In an 18 November 1941 press conference speaking about the Jewish Question, he said:
Some six million Jews still live in the East, and this question can only be solved by a biological extermination of the whole of Jewry in Europe. The Jewish Question will only be solved for Germany when the last Jew has left German territory, and for Europe when not a single Jew stands on the European continent as far as the Urals... And to this end it is necessary to force them beyond the Urals or otherwise bring about their eradication.
He made no complaints about the murders of Jews. At the Nuremberg Trials he claimed to be ignorant of the Holocaust, despite the fact that Leibbrandt and Meyer were present at the Wannsee conference.
Since the invasion of the Soviet Union intended to impose the New Order, it was essentially a war of conquest. German propaganda efforts designed to win over Russian opinion were, at best, patchy and inconsistent. Alfred Rosenberg was one of the few in the Nazi hierarchy who advocated a policy designed to encourage anti-Communist opinion among the population of the occupied territories. His interest here was mainly in the non-Russian areas such as Ukraine and the Baltic States; however, supporters of the Russian Liberation Army were somewhat able to win him over.
Amongst other things, Rosenberg issued a series of posters announcing the end of the Soviet collective farms (kolkhoz). He also issued an Agrarian Law in February 1942, annulling all Soviet legislation on farming and restoring family farms for those willing to collaborate with the occupiers. But decollectivisation conflicted with the wider demands of wartime food production, and Hermann Göring demanded that the collective farms be retained, save for a change of name. Hitler himself denounced the redistribution of land as "stupid".
There were numerous German armed forces (Wehrmacht) posters asking for assistance in the Bandenkrieg, the war against the Soviet partisans, though, once again, German policy had the effect of adding to their problems. Posters for "volunteer" labour, with inscriptions like "Come work with us to shorten the war", hid the appalling realities faced by Russian workers in Germany. Many people joined the partisans rather than risk being sent to an unknown fate in the west.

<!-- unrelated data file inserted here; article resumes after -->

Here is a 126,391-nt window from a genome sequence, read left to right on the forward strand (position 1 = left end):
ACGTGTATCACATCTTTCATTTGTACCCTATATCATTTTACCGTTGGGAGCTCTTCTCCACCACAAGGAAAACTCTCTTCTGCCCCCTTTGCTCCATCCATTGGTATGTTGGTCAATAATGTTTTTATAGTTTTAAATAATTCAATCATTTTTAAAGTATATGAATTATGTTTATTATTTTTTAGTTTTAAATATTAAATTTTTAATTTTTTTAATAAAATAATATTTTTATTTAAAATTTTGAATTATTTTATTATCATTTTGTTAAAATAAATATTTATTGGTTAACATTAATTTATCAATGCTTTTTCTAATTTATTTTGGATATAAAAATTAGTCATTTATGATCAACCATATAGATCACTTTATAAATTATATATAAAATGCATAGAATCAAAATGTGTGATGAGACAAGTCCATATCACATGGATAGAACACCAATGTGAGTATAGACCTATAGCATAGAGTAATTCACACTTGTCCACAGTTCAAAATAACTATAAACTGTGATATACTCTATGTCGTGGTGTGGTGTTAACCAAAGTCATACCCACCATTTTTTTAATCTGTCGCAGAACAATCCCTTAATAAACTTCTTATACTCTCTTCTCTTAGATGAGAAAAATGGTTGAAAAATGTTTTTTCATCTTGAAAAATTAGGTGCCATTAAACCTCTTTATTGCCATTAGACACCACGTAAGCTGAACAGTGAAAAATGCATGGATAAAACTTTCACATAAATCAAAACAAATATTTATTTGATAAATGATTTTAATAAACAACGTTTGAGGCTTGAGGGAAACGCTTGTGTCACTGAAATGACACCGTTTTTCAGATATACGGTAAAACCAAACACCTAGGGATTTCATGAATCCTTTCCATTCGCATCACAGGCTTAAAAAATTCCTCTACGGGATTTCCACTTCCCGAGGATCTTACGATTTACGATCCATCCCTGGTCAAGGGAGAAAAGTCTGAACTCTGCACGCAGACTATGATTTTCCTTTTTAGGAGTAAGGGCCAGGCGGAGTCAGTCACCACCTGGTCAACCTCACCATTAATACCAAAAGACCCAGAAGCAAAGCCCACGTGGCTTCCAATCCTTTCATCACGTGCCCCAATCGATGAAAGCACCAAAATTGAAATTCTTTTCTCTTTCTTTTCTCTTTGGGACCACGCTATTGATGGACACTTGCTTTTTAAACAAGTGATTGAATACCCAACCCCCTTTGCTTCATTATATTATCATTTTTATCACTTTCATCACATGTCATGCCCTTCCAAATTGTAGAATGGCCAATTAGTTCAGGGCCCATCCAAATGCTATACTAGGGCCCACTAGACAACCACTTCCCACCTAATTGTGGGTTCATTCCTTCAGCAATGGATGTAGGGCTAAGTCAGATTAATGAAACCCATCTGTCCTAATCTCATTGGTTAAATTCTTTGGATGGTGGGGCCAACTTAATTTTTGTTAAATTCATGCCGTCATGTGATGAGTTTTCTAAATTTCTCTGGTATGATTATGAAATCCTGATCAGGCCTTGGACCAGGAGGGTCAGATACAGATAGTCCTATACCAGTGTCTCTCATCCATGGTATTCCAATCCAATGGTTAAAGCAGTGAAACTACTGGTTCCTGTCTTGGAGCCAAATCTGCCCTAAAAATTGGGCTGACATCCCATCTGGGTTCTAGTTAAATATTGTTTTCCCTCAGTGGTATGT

Another of Rosenberg's initiatives, the "Free Caucasus" campaign, was rather more successful, attracting various nationalities into the so-called Eastern Legion (Ostlegionen), though in the end this made little difference in the outcome of the war on the Eastern Front.
Rosenberg was captured by Allied troops at the end of the war in Flensburg-Mürwik. He was tried at Nuremberg and found guilty of all four counts: conspiracy to commit crimes against peace; planning, initiating and waging wars of aggression; war crimes; and crimes against humanity. The final judgment against him named him one of the principal planners of the invasions of Norway and the Soviet Union. It also held him directly responsible for the systematic plunder of the occupied countries of Europe, as well as the brutal conditions in Eastern Europe. During his trial he wrote his memoirs, which were published posthumously and with analytical commentary by Serge Lang and Ernst von Schenck.
He was sentenced to death and executed with other condemned co-defendants at Nuremberg Prison on the morning of 16 October 1946. His body, like those of the other nine executed men and that of Hermann Göring, was cremated at Ostfriedhof (Munich) and the ashes were scattered in the river Isar.
Throughout the trial, it was agreed that Rosenberg had a decisive role in shaping Nazi philosophy and ideology. Examples include: his book Myth of the Twentieth Century, which was published in 1930, where he incited hatred against "Liberal Imperialism" and "Bolshevik Marxism"; furthering the influence of the "Lebensraum" idea in Germany during the war; facilitating the persecution of Christian churches and the Jews in particular; and opposition to the Versailles Treaty.
According to Joseph Kingsbury-Smith, who covered the executions for the International News Service, Rosenberg was the only condemned man who, when asked at the gallows if he had any last statement to make, replied with only one word: "No".
Hitler was a leader oriented towards practical politics, whereas, for Rosenberg, religion and philosophy were key and culturally he was the most influential within the party. Several accounts of the time before the Nazi ascension to power, indeed, speak of Hitler as being a mouthpiece for Rosenberg's views, and he clearly exerted a great deal of intellectual influence.
The question of Rosenberg's influence in the Nazi Party is controversial. He was perceived as lacking the charisma and political skills of the other Nazi leaders, and was somewhat isolated. In some of his speeches Hitler appeared to be close to Rosenberg's views, rejecting traditional Christianity as a religion based on Jewish culture, preferring an ethnically and culturally pure "Race" whose destiny was supposed to be assigned to the German people by "Providence". In others, he adhered to the Nazi Party line, which advocated a "positive Christianity".